Rumor central. The Rockies continue to explore a variety of trade possibilities. According to a major-league source, a legitimate target is Cleveland first baseman/designated hitter Edwin Encarnacion.

At first glance, it seems like an odd fit, given that Encarnacion played just 23 games at first base in 2018, and given the Rockies’ emphasis on solid defense. Plus, Encarnacion will be 36 next season and is due $20 million.

On the other hand, Encarnacion swatted 32 homers, drove in 107 runs and posted a .810 OPS for Cleveland this past season. He would add a dangerous bat to Colorado’s lineup and could be the run producer general manager Bridich is seeking.

The Indians, looking to dump some salary, might be willing to give up Encarnacion for prospects, perhaps including a young pitcher.

Switch-hitting first baseman Carlos Santana, recently acquired by a Mariners team that still might be looking to dump high salaries, also remains on Colorado’s radar.

Bridich has made it clear what his top offseason priority is.

“Generally, it’s run production — consistent run production,” Bridich said. “And I think as we saw in the latest parts of our season the ability to score in the toughest of situations and the most challenging situations in this game, in those playoff games that we have designs on participating in for years to come.”

Blackmon’s move. Charlie Blackmon has thrived as the Rockies’ center fielder, but at some point — maybe sooner, maybe later — he’ll probably be moved to a corner spot in an effort to save wear and tear on his body.

He’ll turn 33 on July 1, and Coors Field’s expansive outfield can be unforgiving.  Plus, he’ll be in just the second year of a six-year, $108 million contract, and the team wants to keep him healthy and productive at the plate.

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“The topic overall and in general was breached and discussed up front during the contract negotiations,” Bridich said. “There was no time frame put on it. But we felt like this was probably as his career progressed with us where it was going to head at some point. We wanted to have cooler minds and rational heads to discuss it as adults when the time was right.”

Manager Bud Black added: “We’ve talked about that with our group and among ourselves, and with Charlie I think he knows that at some point there might be a move to the corner.”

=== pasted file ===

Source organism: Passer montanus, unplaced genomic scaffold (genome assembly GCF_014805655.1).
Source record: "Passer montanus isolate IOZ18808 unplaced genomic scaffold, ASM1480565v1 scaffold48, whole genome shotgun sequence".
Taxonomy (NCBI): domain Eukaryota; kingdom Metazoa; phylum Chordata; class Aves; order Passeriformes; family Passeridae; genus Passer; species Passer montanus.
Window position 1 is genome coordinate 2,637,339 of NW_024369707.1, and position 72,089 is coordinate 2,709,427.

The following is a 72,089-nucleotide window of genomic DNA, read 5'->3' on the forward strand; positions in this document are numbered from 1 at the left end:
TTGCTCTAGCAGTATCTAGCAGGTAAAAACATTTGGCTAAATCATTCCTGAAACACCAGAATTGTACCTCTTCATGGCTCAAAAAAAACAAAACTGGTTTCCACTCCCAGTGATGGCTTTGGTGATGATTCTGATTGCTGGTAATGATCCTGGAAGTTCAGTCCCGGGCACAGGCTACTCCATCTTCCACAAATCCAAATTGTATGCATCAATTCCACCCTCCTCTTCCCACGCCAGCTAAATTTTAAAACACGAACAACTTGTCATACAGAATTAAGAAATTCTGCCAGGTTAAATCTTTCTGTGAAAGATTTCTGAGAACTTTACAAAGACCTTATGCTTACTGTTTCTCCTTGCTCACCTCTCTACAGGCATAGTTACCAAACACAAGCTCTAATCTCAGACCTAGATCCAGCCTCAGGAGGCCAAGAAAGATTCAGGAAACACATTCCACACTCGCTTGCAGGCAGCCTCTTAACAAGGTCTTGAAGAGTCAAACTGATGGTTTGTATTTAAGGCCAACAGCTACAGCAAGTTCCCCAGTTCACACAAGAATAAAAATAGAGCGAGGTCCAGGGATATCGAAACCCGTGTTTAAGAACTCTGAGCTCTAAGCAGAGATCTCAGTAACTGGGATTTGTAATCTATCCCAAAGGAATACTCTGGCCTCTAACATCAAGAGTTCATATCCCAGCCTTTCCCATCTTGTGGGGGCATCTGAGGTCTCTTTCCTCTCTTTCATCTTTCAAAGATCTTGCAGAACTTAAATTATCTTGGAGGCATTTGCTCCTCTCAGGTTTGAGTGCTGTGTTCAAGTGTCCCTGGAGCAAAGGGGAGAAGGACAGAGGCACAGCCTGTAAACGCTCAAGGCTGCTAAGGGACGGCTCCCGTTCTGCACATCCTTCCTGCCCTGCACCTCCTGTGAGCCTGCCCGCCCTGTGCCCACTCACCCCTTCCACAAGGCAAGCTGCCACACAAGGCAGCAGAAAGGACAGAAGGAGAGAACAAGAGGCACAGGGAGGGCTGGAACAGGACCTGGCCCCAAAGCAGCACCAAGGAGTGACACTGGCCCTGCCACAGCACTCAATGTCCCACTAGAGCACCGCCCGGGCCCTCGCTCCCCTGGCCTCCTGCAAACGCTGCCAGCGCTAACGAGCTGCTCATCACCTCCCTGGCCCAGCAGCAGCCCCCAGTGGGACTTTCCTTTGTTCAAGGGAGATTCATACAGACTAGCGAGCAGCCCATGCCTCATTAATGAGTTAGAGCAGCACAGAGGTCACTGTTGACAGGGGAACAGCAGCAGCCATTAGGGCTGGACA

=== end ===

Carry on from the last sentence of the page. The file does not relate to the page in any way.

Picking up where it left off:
Black said David Dahl and Ian Desmond are possibilities to play center field.

Categories: All Denver News.

How Baker Mayfield proved NFL readiness under Broncos’ staff at Senior Bowl

December 13, 2018 - 6:00am

Vance Joseph and the Broncos’ coaching staff gathered in Mobile, Ala., last winter to lead the North Team at the Senior Bowl for an opportunity to coach and evaluate among the nation’s top NFL prospects.

Joseph organized several practices with a 12:30 p.m. start time.

The quarterbacks, though, arrived well before noon.

Baker Mayfield’s idea.

“He grabbed the quarterbacks and they had an hour before we got there (with) footwork and taking snaps from center,” Joseph said. “Those things that he wasn’t very good at, he worked on every single day. You could see it right away that he wants to be a great player.”

Few predicted the Browns would select Mayfield with the No. 1 overall pick four months later and even fewer expected Cleveland’s playoff chances to be mathematically alive with three games left at 5-7-1. But little doubt surrounds Mayfield’s star potential as he faces off against his former Senior Bowl coaching staff Saturday night at Mile High. The Broncos are at full attention.

“When you look at him on film you’re like, ‘This guy is a baller,’” safety Su’a Cravens said. “He goes out there and doesn’t care what any defense does. He has that swagger of: ‘I’m going to make these throws. Go ahead and treat me like a rookie if you want to.’ ”

Mayfield’s transition from Oklahoma Sooners’ Heisman-winning quarterback to No. 1 pick took a significant step at the Senior Bowl with ESPN calling Mayfield, “the most comfortable running the offense, and he also showed the most consistency with the biggest variety of throws.” The Broncos, one month after signing quarterback Case Keenum to a two-year, $36 million deal, brought Mayfield in for an April workout at UCHealth Training Center including dinner with team brass. However, any possibility of landing Mayfield ended with the Browns’ top selection.

“I really enjoyed working with all of those (Broncos) guys on the offensive side and Coach Joseph,” Mayfield said. “How detailed they were, how they wanted to get us better and help us learn different things. To kind of give us a new perspective on a different offense that we hadn’t worked with before. I really enjoyed it.”